Look at the chain hanging from the world's wrists.
Children, looked upon by the older,
are told to cherish their childhood freedom
and leniency from mischief. Because, in
two hurried decades, they become
fresh-faced adults, experiencing
the peak of their beauty, hearing grieving
elders saying not to take their youth for granted.
The small children don't see this, and wish they could
now ripen into maturity, only to turn into
the aged, regarded by the adults who live in
a cycle of endless work and sleep as relieved from
these necessary burdens. Replacing this worry is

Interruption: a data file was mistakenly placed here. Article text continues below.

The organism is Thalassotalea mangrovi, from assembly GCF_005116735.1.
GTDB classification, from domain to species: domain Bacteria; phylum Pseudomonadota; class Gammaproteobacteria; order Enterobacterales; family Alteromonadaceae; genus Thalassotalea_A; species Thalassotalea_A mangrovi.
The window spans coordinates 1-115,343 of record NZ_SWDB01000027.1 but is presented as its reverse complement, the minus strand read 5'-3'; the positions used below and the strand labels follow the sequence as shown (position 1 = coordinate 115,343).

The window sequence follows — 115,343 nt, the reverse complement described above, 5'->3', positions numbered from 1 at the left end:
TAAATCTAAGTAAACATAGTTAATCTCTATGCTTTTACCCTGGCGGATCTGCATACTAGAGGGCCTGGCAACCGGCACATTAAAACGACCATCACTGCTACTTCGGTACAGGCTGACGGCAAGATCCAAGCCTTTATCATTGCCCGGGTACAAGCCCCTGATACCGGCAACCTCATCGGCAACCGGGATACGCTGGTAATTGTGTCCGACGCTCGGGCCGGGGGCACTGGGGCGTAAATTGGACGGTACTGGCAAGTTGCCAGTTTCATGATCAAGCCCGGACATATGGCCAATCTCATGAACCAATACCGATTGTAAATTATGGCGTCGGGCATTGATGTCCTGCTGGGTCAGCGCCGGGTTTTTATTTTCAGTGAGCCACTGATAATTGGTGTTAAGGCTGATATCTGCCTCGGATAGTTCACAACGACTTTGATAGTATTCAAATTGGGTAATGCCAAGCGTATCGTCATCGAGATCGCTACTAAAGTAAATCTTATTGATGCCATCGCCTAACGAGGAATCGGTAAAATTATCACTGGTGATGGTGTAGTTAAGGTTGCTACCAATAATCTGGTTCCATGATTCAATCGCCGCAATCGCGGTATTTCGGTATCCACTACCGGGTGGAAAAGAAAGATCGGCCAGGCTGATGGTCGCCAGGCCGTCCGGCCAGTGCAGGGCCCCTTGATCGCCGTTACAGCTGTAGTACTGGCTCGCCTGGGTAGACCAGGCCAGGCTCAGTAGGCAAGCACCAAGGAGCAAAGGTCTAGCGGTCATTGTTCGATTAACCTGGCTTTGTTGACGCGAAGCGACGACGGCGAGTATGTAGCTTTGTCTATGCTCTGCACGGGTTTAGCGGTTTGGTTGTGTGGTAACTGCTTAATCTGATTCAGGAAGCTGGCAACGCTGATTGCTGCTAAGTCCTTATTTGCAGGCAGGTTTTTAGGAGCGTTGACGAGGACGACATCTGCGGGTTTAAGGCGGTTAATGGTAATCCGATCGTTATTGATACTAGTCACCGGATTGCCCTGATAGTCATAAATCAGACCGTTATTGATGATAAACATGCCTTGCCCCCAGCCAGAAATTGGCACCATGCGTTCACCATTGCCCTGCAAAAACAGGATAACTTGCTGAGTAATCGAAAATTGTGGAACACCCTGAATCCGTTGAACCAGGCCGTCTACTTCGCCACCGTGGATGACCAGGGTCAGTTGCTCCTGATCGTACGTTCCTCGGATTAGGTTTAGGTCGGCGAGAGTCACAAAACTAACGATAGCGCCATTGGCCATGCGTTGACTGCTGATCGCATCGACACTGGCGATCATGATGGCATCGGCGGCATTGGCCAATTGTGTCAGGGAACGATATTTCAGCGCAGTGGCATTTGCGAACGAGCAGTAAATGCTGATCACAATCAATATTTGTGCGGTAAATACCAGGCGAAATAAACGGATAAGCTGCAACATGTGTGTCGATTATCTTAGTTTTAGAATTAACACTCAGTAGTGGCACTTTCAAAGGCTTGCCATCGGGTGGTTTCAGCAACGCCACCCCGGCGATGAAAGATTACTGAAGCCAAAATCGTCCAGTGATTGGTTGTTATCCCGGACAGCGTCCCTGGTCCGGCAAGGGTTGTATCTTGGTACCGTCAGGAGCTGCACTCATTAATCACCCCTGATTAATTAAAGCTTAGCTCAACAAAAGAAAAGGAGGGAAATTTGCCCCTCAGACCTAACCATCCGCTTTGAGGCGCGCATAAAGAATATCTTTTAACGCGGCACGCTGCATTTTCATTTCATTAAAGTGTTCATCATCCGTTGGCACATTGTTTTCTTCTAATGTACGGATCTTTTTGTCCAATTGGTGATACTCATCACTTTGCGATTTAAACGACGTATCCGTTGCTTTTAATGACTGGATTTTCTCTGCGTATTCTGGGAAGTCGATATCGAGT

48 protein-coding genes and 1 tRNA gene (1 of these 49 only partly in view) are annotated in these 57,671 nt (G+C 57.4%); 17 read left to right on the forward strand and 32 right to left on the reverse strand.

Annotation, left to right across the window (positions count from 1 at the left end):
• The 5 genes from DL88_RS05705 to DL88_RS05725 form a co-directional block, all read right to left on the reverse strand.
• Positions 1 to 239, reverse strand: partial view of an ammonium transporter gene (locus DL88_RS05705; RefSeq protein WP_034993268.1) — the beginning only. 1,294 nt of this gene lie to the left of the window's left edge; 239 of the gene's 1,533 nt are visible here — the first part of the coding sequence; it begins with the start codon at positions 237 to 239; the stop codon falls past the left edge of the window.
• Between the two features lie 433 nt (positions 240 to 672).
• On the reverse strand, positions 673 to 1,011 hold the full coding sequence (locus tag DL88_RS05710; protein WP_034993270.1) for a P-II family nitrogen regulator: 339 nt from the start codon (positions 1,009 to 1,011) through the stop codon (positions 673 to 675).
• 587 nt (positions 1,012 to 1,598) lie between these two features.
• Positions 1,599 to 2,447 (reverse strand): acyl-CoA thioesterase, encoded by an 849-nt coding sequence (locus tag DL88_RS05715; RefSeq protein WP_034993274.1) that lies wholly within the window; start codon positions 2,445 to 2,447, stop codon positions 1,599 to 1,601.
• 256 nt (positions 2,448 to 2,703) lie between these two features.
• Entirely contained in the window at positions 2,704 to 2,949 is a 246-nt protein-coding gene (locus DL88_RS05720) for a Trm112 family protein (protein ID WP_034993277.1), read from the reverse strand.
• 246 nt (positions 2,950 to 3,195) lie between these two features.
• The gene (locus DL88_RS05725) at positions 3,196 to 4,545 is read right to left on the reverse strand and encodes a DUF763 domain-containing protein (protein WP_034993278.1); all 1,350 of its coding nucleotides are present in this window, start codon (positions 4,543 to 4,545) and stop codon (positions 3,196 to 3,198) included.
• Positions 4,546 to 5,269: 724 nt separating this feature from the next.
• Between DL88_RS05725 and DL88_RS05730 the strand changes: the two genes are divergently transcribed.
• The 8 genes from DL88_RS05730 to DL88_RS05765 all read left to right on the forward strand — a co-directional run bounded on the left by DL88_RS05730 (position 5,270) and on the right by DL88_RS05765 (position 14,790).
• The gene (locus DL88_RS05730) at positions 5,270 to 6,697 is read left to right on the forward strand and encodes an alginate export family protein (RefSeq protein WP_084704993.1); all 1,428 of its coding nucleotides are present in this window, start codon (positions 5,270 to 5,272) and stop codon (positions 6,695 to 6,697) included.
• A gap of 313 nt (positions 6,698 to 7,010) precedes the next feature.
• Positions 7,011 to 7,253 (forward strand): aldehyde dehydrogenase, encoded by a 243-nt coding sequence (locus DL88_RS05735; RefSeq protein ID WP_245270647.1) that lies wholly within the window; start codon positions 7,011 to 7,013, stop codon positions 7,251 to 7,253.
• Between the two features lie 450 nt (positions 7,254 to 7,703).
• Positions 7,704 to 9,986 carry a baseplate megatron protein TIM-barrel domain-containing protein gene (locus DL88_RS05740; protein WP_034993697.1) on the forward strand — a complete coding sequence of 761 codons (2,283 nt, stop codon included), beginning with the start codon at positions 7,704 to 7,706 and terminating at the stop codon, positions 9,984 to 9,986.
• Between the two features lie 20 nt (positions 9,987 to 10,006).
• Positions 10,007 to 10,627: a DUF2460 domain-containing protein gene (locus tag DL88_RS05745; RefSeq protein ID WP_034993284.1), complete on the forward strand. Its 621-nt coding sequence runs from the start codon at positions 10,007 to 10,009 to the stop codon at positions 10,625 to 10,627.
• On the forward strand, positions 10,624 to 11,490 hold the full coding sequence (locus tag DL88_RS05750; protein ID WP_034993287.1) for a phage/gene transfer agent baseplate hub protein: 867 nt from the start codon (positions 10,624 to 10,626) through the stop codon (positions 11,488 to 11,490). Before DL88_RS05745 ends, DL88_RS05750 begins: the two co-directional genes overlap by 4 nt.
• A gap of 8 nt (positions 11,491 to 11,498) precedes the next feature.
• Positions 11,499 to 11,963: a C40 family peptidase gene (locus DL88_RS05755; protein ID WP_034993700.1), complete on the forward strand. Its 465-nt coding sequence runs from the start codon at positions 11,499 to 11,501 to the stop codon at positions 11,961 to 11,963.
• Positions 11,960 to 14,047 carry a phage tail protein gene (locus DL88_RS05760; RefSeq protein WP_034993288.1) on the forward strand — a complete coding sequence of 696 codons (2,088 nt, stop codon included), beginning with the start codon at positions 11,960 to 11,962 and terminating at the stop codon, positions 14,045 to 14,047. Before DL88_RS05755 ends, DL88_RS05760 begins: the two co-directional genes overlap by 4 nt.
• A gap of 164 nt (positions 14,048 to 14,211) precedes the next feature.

the impending journey, always looming over
a sobered mind, which will make an appointment with
death, who didn't have time to stop at everybody's doorstep,
unexpectedly pressing doorbells while ignoring others' welcome mats,
for many people wish they could be like the dead,
unfeeling and done, above all the pains...
But the grand chain stops there;
the dead have no one to envy in their turn.